The truth about caring for a loved one with Alzheimer’s

How does one start the dreaded discussion of probable diagnosis with a loved one?

There were numerous yet subtle indications years prior to my husband’s diagnosis of Alzheimer’s disease; however, there wasn’t a way I could communicate these concerns with him. Knowing it would bring nothing but extreme anger directed towards me, I avoided the potential confrontation.

Early stages and diagnosis

As a high achiever who prided himself on perfection in everything he did, my husband began showing aggression in almost every task he attempted. When, as a tax accountant with a calculator built into his head, he began to show signs of math disability, I knew my concerns were valid.

I noticed he began to struggle with even the simplest math, such as computing the tip for our dinner (the carryover of a number became the first of many affirmations that something was seriously amiss). He questioned the probability of having Alzheimer’s, but assured himself that it wasn’t possible, since it didn’t run in the family. As we discussed his issues with math that clued us in to something being seriously wrong, he shared with me that he’d voiced his concerns to our internist, who had assured him it was nothing more than age-related issues. I offered to attend his next checkup appointment.

“What difference will that make?” he replied to me. This only further proved to me that the thought that something might be wrong was taking an extreme mental toll on my husband, who had only taken one sick day in his entire 30-year career.

At the internist appointment, again his concerns were attributed to age.  Already my husband was losing the ability to find the correct words to describe what was happening.  I then shared the noticeable math disability associated with a man whose career was based on numbers.  I could sense the instant realization this needed to be taken seriously, and he proceeded with a sense of urgency.

Referral to a neurologist led to a brain MRI and neuropsychological assessment, and the worst of our fears were confirmed.  While dementia is a symptom, Alzheimer’s is a disease, and my husband had it.

Acceptance

Nearly two years of anger-related denial ensued after the diagnosis. No one was supposed to know; it was to be his secret. Our secret.  However, by this time any one that was around him knew something was terribly wrong, and that Alzheimer’s had reared its ugly head.

The turning point was when I desperately asked his younger brother to fly in from Wisconsin to Dallas as I was completely overwhelmed and needed a mental break.  During this visit he shared, with much difficulty and tears, the diagnosis with his brother.

The ability for him to verbally acknowledge that this cruel disease was ravaging his body seemed to bring peace to his mind.  Now we could move forward, taking baby steps towards preparing for what lay ahead.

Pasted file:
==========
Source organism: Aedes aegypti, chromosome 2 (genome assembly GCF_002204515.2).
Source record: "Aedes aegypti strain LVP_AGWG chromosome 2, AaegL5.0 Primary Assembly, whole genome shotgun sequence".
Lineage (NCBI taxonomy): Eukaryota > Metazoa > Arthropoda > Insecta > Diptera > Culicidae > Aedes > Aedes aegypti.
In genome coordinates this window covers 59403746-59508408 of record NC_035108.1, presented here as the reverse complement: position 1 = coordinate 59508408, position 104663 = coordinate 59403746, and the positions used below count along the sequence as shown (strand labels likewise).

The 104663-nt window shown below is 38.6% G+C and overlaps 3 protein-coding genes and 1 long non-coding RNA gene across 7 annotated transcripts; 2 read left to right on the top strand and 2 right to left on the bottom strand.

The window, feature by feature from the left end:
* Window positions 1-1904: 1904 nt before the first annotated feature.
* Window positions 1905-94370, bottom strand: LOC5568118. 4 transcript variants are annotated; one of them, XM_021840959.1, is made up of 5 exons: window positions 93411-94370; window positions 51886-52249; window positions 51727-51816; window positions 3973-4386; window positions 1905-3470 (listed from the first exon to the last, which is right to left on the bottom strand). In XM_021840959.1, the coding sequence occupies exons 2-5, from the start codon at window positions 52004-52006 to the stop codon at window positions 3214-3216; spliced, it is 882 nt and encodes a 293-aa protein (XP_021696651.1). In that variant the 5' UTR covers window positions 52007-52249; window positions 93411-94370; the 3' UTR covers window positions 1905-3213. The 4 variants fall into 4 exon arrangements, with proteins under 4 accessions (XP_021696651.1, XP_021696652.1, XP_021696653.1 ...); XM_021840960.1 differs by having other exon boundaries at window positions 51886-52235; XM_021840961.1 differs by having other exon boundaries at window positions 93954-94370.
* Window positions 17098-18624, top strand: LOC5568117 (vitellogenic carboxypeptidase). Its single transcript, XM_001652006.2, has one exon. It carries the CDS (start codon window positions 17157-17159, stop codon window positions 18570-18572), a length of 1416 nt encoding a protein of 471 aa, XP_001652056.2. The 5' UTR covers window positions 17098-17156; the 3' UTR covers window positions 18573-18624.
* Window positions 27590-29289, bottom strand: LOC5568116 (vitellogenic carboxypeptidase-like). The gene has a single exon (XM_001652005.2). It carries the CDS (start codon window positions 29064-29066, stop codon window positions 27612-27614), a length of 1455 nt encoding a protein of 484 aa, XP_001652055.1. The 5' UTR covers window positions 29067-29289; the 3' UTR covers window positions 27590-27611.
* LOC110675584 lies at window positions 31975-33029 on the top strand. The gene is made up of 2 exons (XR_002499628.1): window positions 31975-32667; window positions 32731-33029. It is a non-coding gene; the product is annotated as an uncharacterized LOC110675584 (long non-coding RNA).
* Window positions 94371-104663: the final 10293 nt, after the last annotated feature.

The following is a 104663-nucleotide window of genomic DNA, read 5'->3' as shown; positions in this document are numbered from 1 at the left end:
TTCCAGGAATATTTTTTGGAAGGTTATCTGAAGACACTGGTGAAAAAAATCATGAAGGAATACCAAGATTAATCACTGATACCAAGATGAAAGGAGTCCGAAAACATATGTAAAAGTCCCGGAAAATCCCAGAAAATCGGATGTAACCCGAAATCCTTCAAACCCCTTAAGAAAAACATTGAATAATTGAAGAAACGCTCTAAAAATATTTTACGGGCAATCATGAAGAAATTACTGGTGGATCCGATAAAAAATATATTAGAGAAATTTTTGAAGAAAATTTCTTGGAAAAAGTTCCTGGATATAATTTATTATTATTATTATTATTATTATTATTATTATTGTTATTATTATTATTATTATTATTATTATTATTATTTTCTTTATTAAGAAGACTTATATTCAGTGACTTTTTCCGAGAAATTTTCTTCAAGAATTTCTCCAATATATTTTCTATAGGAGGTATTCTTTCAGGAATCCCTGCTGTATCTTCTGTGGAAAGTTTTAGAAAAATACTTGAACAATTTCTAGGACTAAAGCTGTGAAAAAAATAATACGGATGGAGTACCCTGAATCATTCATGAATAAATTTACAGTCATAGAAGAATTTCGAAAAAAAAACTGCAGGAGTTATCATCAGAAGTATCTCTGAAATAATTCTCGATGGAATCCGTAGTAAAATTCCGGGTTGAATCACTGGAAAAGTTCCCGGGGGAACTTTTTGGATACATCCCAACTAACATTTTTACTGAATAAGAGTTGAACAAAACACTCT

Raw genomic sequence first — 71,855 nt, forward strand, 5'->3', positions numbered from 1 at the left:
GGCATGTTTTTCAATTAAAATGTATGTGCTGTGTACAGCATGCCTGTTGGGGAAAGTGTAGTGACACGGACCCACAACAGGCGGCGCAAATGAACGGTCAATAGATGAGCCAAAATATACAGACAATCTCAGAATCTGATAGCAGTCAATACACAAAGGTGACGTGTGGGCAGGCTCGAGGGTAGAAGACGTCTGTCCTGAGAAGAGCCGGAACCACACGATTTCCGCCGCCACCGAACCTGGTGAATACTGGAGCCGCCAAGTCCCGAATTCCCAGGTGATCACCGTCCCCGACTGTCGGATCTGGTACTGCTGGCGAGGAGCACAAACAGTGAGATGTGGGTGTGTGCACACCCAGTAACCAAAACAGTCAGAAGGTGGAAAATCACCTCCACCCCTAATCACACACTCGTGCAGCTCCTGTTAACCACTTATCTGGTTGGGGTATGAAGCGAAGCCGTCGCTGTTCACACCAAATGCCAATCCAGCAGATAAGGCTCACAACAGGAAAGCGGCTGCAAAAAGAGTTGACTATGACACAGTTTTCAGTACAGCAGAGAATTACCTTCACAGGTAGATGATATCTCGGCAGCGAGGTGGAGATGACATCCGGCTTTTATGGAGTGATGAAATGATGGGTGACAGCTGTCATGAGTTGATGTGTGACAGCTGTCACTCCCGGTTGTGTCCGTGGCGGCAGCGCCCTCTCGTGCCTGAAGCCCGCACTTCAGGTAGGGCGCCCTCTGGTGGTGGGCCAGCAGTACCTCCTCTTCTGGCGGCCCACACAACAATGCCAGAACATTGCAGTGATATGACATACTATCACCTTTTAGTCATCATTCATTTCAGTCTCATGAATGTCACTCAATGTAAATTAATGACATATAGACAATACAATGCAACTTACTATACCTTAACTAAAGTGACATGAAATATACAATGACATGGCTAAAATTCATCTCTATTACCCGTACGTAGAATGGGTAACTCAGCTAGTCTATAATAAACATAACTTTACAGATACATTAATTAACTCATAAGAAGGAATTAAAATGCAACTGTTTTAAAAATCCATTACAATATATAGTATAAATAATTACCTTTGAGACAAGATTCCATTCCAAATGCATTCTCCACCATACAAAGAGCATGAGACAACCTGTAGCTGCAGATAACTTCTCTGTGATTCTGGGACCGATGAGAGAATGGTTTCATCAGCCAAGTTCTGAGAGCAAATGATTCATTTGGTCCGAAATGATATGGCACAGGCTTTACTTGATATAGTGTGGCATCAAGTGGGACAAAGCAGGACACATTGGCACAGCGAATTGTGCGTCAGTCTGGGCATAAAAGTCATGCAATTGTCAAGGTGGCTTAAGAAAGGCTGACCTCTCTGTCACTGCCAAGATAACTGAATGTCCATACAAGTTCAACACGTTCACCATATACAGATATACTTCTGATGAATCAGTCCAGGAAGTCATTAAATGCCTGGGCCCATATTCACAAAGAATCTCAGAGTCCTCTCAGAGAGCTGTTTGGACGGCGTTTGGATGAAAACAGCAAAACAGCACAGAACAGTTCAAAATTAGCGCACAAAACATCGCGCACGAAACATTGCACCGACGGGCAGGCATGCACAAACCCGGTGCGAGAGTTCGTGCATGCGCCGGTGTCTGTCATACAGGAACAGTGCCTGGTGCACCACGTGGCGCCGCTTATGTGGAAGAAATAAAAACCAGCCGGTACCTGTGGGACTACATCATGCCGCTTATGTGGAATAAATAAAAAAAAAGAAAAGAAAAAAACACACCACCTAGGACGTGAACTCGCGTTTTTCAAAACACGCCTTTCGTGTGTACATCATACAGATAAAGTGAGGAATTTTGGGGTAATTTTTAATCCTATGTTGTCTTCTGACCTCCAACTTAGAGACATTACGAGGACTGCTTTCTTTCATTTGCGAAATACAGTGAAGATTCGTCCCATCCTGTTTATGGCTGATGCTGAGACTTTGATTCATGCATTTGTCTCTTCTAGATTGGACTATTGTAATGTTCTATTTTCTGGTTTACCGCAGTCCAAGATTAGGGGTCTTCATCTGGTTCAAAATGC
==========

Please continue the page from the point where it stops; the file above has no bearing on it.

Emotional support

No one is prepared for the upheaval this disease will cause in their lives.  None of the caregivers in my weekly support group feel we cope well at all.  All feel guilty that we aren’t doing better.  It’s within this small united group that we lean on each other through tears and laughter, hugs and nods of affirmation, sharing the good, bad and the ugly.  And often it gets very ugly.  It can be an emotional one-and-a-half hours but we leave having shared lessons learned with others who “get it.” Some of us have utilized the Alzheimer’s Association 24/7 Helpline which is available all day, every day for information and support. (1.800.272.3900)

This wasn’t on my “bucket list.”  None of us expect to be caring for someone with childlike behavior at this stage in our lives.  For me it’s as if I am responsible for a 3-year-old.  Are his shoes tied? Is his hair combed?  Are his hearing aids in and working? Is the seat belt on? Did he drink enough water? I’m his voice. Every day I question my level of patience and understanding, accepting that the disease is the cause, not the person.  Friends tell me that I have incredible patience, but I don’t think I do.

Surviving

Behavior varies from one day to the next — normal adult functioning goes “backwards.” I’m learning to be flexible and resilient. Things change quickly; what he could easily do one day becomes impossible the next.  It’s learning to “be slick” in explanations and requests: you can’t reason with someone who can’t reason.  Offering incentives, such as the promise of ice cream, works well as a diversion. As caregivers we often joke that ice cream is the answer to everything.

It is saying “goodbye” without leaving. It is an ambiguous loss; he’s physically here, but not mentally or emotionally present in the same way as before. You are alone even though he is standing next to you.  How lonely it is to be alone and yet bound to a man that has become unknowable.  It’s living in a one-sided world, his world.

There isn’t any “me” time.  There is a loss of time for my own self-care.  It is feeling isolated.  People ask me “how are you doing?”, but there isn’t any appropriate answer to that question.  I’m reminded often of how I need to take care of myself, but as a caregiver, that’s much easier said than done.

Editor’s Note: June is Alzheimer’s & Brain Awareness Month. During the month of June, the Alzheimer’s Association asks people around the world to take the Purple Pledge and use their brains to fight Alzheimer’s disease. Alzheimer’s disease is the sixth-leading cause of death in the United States and the only cause of death among the top 10 in the United States that cannot be prevented, cured or even slowed.  Find out more at: http://www.alz.org/